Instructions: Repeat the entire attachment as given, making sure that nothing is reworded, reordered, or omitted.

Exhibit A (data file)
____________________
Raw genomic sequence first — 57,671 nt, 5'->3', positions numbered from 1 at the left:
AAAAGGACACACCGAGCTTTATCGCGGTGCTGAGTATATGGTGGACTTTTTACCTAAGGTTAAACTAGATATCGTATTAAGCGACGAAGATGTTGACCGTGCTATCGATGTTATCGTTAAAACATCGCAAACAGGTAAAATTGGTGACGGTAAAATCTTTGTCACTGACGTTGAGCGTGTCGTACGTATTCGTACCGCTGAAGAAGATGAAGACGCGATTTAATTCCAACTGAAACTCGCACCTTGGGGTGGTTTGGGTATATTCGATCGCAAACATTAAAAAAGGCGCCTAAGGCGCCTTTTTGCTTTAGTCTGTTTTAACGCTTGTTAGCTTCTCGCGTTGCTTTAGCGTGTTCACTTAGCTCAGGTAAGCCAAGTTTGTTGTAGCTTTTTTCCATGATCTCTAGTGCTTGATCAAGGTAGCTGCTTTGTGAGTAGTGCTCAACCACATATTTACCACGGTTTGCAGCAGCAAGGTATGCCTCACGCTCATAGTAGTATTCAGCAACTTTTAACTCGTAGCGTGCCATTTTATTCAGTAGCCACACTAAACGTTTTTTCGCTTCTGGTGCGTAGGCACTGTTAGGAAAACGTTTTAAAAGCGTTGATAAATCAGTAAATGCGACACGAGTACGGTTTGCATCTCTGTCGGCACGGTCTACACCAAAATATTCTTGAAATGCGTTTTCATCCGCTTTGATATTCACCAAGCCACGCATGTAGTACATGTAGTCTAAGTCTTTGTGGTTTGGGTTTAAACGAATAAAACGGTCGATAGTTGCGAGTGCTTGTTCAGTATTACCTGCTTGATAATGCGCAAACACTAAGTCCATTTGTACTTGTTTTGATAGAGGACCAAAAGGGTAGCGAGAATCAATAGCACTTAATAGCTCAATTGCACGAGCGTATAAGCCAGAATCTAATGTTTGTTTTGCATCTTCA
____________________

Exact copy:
Raw genomic sequence first — 57,671 nt, 5'->3', positions numbered from 1 at the left:
AAAAGGACACACCGAGCTTTATCGCGGTGCTGAGTATATGGTGGACTTTTTACCTAAGGTTAAACTAGATATCGTATTAAGCGACGAAGATGTTGACCGTGCTATCGATGTTATCGTTAAAACATCGCAAACAGGTAAAATTGGTGACGGTAAAATCTTTGTCACTGACGTTGAGCGTGTCGTACGTATTCGTACCGCTGAAGAAGATGAAGACGCGATTTAATTCCAACTGAAACTCGCACCTTGGGGTGGTTTGGGTATATTCGATCGCAAACATTAAAAAAGGCGCCTAAGGCGCCTTTTTGCTTTAGTCTGTTTTAACGCTTGTTAGCTTCTCGCGTTGCTTTAGCGTGTTCACTTAGCTCAGGTAAGCCAAGTTTGTTGTAGCTTTTTTCCATGATCTCTAGTGCTTGATCAAGGTAGCTGCTTTGTGAGTAGTGCTCAACCACATATTTACCACGGTTTGCAGCAGCAAGGTATGCCTCACGCTCATAGTAGTATTCAGCAACTTTTAACTCGTAGCGTGCCATTTTATTCAGTAGCCACACTAAACGTTTTTTCGCTTCTGGTGCGTAGGCACTGTTAGGAAAACGTTTTAAAAGCGTTGATAAATCAGTAAATGCGACACGAGTACGGTTTGCATCTCTGTCGGCACGGTCTACACCAAAATATTCTTGAAATGCGTTTTCATCCGCTTTGATATTCACCAAGCCACGCATGTAGTACATGTAGTCTAAGTCTTTGTGGTTTGGGTTTAAACGAATAAAACGGTCGATAGTTGCGAGTGCTTGTTCAGTATTACCTGCTTGATAATGCGCAAACACTAAGTCCATTTGTACTTGTTTTGATAGAGGACCAAAAGGGTAGCGAGAATCAATAGCACTTAATAGCTCAATTGCACGAGCGTATAAGCCAGAATCTAATGTTTGTTTTGCATCTTCA